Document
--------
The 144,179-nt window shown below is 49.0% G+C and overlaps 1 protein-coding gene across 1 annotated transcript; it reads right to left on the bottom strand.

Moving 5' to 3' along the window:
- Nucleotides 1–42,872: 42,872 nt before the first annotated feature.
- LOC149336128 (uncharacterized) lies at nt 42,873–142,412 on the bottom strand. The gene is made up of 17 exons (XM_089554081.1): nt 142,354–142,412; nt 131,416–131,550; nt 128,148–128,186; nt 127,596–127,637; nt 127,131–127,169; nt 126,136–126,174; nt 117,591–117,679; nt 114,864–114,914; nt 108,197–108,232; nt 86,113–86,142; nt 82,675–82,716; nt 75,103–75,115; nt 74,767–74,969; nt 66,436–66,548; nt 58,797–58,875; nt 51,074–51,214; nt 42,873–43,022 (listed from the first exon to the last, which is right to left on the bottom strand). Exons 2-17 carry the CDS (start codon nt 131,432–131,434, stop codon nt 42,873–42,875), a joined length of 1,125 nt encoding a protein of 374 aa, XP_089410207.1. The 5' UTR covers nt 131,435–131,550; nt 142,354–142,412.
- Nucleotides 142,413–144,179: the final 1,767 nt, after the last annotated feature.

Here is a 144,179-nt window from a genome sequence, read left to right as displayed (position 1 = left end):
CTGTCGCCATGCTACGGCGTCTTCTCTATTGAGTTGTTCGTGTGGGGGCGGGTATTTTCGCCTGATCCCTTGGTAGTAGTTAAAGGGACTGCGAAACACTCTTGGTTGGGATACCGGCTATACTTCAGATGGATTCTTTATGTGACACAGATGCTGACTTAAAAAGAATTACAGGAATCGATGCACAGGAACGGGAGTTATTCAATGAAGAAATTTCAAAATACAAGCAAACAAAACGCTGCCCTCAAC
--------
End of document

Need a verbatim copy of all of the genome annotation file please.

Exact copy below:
The 144,179-nt window shown below is 49.0% G+C and overlaps 1 protein-coding gene across 1 annotated transcript; it reads right to left on the bottom strand.

Moving 5' to 3' along the window:
- Nucleotides 1–42,872: 42,872 nt before the first annotated feature.
- LOC149336128 (uncharacterized) lies at nt 42,873–142,412 on the bottom strand. The gene is made up of 17 exons (XM_089554081.1): nt 142,354–142,412; nt 131,416–131,550; nt 128,148–128,186; nt 127,596–127,637; nt 127,131–127,169; nt 126,136–126,174; nt 117,591–117,679; nt 114,864–114,914; nt 108,197–108,232; nt 86,113–86,142; nt 82,675–82,716; nt 75,103–75,115; nt 74,767–74,969; nt 66,436–66,548; nt 58,797–58,875; nt 51,074–51,214; nt 42,873–43,022 (listed from the first exon to the last, which is right to left on the bottom strand). Exons 2-17 carry the CDS (start codon nt 131,432–131,434, stop codon nt 42,873–42,875), a joined length of 1,125 nt encoding a protein of 374 aa, XP_089410207.1. The 5' UTR covers nt 131,435–131,550; nt 142,354–142,412.
- Nucleotides 142,413–144,179: the final 1,767 nt, after the last annotated feature.

Here is a 144,179-nt window from a genome sequence, read left to right as displayed (position 1 = left end):
CTGTCGCCATGCTACGGCGTCTTCTCTATTGAGTTGTTCGTGTGGGGGCGGGTATTTTCGCCTGATCCCTTGGTAGTAGTTAAAGGGACTGCGAAACACTCTTGGTTGGGATACCGGCTATACTTCAGATGGATTCTTTATGTGACACAGATGCTGACTTAAAAAGAATTACAGGAATCGATGCACAGGAACGGGAGTTATTCAATGAAGAAATTTCAAAATACAAGCAAACAAAACGCTGCCCTCAAC